Lucknow : the place
Once called the "Constantinople of India", the rich heritage of the city of Lucknow dates back more than two centuries with its coming into prominence as the capital of Oudh and perhaps the most important centre for art and culture. People trace the name 'Lucknow' to the days of Ramayana when Rama gifted this place to his brother Lakshman. 'Lakshman Tila' - a high ground on the banks of the Gomti is believed to have been Lakshman's abode. Some even trace the name to one 'Lakhan Ahir' who had bult the 'Quila Lakhan'.
Nawab Wajed Ali Shah
The city, witness to the tragic departure of its most famous Nawab Wajid Ali Shah to Calcutta as a result of empire expansion by the British and the turmoils during the Sepoy Mutiny of 1857 and the tales of persistence during the seige of the Residency, still reels under its 'nawabi' past.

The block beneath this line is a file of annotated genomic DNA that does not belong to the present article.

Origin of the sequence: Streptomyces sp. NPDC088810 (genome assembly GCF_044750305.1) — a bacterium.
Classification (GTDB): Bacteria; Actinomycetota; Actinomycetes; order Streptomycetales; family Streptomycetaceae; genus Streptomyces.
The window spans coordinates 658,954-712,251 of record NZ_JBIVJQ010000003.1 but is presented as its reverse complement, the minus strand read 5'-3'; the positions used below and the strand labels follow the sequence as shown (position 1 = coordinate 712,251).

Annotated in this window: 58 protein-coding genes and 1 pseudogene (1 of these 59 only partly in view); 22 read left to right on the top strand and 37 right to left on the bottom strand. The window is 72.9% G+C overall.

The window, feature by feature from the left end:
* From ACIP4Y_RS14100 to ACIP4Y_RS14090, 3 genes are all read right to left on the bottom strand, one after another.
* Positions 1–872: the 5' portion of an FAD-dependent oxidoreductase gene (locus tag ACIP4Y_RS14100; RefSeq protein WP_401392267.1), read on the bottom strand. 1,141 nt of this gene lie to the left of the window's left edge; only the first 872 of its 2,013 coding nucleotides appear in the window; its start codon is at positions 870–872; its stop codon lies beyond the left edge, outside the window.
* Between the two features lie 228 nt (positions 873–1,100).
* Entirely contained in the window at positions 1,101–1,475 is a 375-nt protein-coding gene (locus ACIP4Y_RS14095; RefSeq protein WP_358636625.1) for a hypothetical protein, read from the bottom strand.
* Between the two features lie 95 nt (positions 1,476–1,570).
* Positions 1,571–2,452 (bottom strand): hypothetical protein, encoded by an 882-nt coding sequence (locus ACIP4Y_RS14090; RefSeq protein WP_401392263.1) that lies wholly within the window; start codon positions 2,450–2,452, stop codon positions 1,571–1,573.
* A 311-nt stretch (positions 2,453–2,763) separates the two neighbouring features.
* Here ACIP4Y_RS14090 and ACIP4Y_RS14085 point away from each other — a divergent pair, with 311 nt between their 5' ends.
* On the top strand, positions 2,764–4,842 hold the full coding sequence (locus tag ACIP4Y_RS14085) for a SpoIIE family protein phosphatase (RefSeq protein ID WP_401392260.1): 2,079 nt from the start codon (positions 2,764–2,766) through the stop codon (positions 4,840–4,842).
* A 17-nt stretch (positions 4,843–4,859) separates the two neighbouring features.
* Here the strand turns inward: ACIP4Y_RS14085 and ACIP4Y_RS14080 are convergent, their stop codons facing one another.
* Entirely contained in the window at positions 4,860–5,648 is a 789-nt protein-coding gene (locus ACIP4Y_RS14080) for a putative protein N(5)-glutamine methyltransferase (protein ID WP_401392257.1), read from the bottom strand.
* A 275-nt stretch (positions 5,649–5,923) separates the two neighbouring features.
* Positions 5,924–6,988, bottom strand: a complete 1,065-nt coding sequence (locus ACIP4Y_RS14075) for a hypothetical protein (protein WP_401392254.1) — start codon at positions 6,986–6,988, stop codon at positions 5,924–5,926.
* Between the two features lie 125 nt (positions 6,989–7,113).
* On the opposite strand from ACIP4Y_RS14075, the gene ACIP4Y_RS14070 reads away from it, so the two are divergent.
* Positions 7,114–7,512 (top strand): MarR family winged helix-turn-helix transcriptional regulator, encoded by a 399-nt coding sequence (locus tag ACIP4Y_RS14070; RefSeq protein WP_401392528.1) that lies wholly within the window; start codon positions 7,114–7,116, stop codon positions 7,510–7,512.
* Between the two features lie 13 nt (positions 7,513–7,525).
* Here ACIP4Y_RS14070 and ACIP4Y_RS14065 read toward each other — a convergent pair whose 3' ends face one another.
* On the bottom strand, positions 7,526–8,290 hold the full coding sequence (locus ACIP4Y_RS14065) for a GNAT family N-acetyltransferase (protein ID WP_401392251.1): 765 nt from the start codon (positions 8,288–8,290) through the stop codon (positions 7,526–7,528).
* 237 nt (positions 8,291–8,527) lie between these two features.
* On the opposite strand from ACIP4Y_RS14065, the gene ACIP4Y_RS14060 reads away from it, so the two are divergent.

It was the patronage of art and culture that has earned Lucknow its fame. The rule of the Nawabs of Oudh ushered in a cultural renaissance. Home to a great number of musicians and performers, dance forms like Kathak and vocal forms like Thumri, Khayal, Dadras, Qawalis and Ghazals reached levels of excellence. Exquisite apparels and jewellery were produced along with the skillful art of 'mughlai' cooking. The remnants of the past are still found nowadays with the famous 'chickan' embroidery and 'kebabs' of Aminabad.
Lucknow is the present capital of Uttar Pradesh, the biggest state in northern India. Spread on both sides of the river Gomti, it has a rich conglomeration of places of historical interest. The gardens, parks and monuments of archaeoloigcal value are a source of great interest to tourists and visitors. The city is connected by air, road and rail to other parts of the country.